Rainbows of Paradise Canoe Pageant
Samoa canoe driver in the water
After the Pageant, our guide took us the Samoa village to watch the presentation there. This presentation was probably my favorite part of the whole experience at Polynesian Cultural Center and made our trip to Polynesian Cultural Center worth it! It started with a young Samoan who cracked some jokes to warm up the crowd, followed by some live music. Then the “chief” came on to give the presentation. This guy was SOOOO hilarious!! We were literally crying from laughing so hard! He just had awesome jokes, his timing was perfect, and he had some great facial expressions! Other than being a comedian, he made fire using wood and coconut husk. He also showed us how they shelled a coconut, split it in half by hitting it once with a rock, carved the coconut meat out of the coconut, and made coconut milk!! Wow! After all that, another Samoa climbed this SUPER tall tree to show us how they would get the coconuts! It was such a wonderful presentation and definitely the best one we saw out of all of the villages!
Making fire in Samoa
Tree climbing in Samoa
After the Samoa presentation, our guide took us the Canoe Landing and we took a canoe ride through the villages. The canoe ride was lovely and the scenery was very nice. We landed in Tonga and our guide helped us great seating to the Tonga village’s presentation. At Tonga, we watched the Tongans demonstrated the nose flute, blowing conch shells, and drums. After the demonstration, they called up three volunteers to learn how to drum and it was funny watching tourists try to imitate drumming and yelling the native chats!
Drumming demo in Tonga
The last village we visited was Aotearoa Village, which represents the native people of New Zealand. At the Aotearoa Village, we tried our hand at twirling poi balls, which we had see the Aotearoa people do in the Canoe Pageant. It’s much harder than it looks!! After that, we tried the Maori stick game, which was used to develop hand-eye coordination for their warriors. We also visited an exhibit of portraits that showed the different facial tattoos worn by the Aotearoa people. Finally, we had an opportunity to get our own temporary ink tattoo!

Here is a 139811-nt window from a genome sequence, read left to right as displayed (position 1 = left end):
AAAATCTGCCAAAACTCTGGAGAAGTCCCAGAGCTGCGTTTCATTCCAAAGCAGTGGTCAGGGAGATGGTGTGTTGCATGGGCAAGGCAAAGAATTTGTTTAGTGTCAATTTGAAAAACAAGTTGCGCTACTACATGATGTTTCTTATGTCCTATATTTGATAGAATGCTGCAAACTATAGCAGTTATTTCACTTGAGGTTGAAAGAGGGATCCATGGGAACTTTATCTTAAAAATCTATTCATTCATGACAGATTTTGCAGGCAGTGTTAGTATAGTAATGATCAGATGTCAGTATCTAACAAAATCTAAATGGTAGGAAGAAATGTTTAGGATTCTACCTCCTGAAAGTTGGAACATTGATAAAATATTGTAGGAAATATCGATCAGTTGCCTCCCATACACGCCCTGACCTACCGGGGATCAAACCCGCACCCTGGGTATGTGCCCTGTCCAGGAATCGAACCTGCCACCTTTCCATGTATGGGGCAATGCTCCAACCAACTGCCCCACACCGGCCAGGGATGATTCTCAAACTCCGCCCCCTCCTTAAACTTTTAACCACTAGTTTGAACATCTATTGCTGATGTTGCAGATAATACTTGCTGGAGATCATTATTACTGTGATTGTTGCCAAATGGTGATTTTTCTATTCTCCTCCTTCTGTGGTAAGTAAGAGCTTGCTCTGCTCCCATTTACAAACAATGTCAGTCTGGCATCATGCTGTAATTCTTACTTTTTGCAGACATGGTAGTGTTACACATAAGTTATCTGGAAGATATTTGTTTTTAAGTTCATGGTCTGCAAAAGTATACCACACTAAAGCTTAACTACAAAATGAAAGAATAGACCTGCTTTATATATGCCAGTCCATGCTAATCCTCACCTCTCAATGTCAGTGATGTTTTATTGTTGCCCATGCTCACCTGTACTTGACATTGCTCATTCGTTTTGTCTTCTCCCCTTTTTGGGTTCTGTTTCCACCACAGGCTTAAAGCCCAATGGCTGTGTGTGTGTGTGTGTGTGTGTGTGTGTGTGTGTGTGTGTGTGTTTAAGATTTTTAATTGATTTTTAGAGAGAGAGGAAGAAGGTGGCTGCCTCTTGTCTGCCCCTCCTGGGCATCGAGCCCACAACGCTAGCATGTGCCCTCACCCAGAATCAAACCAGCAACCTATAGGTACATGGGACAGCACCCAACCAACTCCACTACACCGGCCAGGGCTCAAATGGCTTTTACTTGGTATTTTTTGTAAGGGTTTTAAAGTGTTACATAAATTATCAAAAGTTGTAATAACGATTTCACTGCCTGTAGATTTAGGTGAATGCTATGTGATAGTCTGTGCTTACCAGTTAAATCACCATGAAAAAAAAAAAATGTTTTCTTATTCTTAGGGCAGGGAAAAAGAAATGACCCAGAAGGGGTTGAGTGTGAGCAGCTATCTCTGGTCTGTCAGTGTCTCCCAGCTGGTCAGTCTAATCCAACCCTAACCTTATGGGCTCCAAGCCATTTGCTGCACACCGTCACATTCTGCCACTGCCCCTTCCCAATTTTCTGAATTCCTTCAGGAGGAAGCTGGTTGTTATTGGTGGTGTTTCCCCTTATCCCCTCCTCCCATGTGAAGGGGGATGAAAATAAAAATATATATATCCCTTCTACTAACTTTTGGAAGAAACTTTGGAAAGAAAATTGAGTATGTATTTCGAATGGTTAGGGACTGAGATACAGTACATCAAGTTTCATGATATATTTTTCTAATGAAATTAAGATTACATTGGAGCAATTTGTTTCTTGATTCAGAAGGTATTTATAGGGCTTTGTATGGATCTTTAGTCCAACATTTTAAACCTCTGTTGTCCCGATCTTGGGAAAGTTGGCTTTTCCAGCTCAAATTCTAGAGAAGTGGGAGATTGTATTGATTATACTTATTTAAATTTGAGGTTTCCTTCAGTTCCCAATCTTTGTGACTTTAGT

Twirling poi balls in Aotearoa Village
Temporary tattoo from Aotearoa Village
Our guide then escorted us to our dinner locations. For the Ali’i Luau, there are 3 different luau locations but we were told they are all the same. It’s just to spread out the number of people. We were assigned to the Hale Ohana location and by itself, it was pretty huge! I can’t even imagine how many people they feed in one night at all 3 locations, plus the non-luau buffet and Super Ambassador dinner!
The line into the luau was a bit long but it moved quickly. We were greeted with a fresh orchid lei and took a photo with our greeters. We were then taken to our table. We had a table right in front of the stage, which was really nice! The show itself was fairly short and not all that impressive. It was hard to concentrate on the show when you have to go and get your food and people walking around all the time. There was some singing and some hula. Not much to miss if you saw the Canoe Pageant or will see “Ha: Breath of Life”.